Saturday, January 26, 2013

Sapsucker vs Loquat Tree - the battle continues.....


First sign of Sapsucker damage.
First we saw holes - small round ones! Lines of round holes.... then large square ones - drilled out of the bark of our beloved Loquat tree.

Culprit?  A Sapsucker. A Yellow-Bellied Sapsucker (Sphyrapicus varius) to be exact.  See photo?

 Yes, I know he's cute.
That's why I've put the Arkive.org photo up so you can follow the link and see lots of cute photos of Sapsuckers.  <sigh>

But for my trees... .he/she and they - the world of sapsuckers - are LETHAL.

Contrary to some of the cheery "answers" I've seen on garden forums, Sapsuckers are not harmless to trees. They do "eat" trees, and are not purely insect eaters like their woodpecker relatives.  Sapsuckers' main diet is tree sap and the tender inner bark (cambium) of trees they select, although they are happy to snap up any insects they find trapped in the sap from yesterday's feeding.

Let me show you what a serious Sapsucker invasion can do over a couple of years.



 My largest Loquat (Eriobotrya japonica) next to the gate. 
The photos are of my largest Loquat (Eriobotrya japonica).  The birds love this tree.  The loquat keeps its large, leathery foliage all year and has fragrant flowers in the winter, bringing in hungry bees and other insects during a lean time for foraging insects and birds.  Many of our small "yard" birds like finches, chickadees and sparrows, hide in the loquats along our fence, safe from winds and hawks.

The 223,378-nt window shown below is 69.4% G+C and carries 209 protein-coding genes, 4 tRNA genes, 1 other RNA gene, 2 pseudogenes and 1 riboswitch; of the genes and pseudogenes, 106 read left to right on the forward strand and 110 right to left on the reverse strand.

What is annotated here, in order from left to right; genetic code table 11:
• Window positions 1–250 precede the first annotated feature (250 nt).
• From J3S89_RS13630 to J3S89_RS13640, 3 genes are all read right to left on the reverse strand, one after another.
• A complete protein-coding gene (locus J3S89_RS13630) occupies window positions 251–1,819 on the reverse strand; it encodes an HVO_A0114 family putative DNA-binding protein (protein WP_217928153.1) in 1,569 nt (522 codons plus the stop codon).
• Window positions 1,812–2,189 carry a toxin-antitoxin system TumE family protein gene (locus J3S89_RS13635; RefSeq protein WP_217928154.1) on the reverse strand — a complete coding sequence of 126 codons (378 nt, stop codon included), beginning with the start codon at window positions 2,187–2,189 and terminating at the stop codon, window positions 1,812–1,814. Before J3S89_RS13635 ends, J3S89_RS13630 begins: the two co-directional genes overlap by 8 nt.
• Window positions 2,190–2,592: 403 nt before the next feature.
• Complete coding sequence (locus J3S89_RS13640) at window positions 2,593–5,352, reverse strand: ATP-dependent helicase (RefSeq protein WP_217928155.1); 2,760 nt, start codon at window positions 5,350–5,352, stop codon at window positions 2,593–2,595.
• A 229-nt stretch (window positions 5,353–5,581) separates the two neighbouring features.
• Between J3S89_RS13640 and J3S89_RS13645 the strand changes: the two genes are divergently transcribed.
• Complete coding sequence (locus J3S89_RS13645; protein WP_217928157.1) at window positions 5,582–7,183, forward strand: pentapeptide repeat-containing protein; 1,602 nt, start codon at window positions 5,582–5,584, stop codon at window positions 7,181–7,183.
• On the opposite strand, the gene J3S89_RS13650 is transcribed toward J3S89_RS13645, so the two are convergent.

Vertical lines of Sapsucker damage.
This photo shows you sapsucker damage several months old on a vertical branch. Can you see the darkness where mold/mildew has formed in the holes?

You can also see how the bird moves steadily up and down the branch.  Sapsuckers, being woodpeckers, are happiest when clinging to a vertical branch.  Interestingly, we've noticed that they will peck out the sides or bottom of a branch rather than the top. 

The lines you see crossing the photo are fishing line - one of the suggestions I found in a forum for deterring sapsucker damage. I turned the entire lower part of the tree into a fishline cobweb!  It worked to an extent but the little bugger was excellent at finding any branch not obstructed by line. In addition, I wanted the small birds to be able to get into the tree for protection, so the higher, smaller branches were not protected. Small branches are less sapsucker-desirable anyway.

 
Old holes that have filled with scar tissue.
Not "healed", just scabbed over.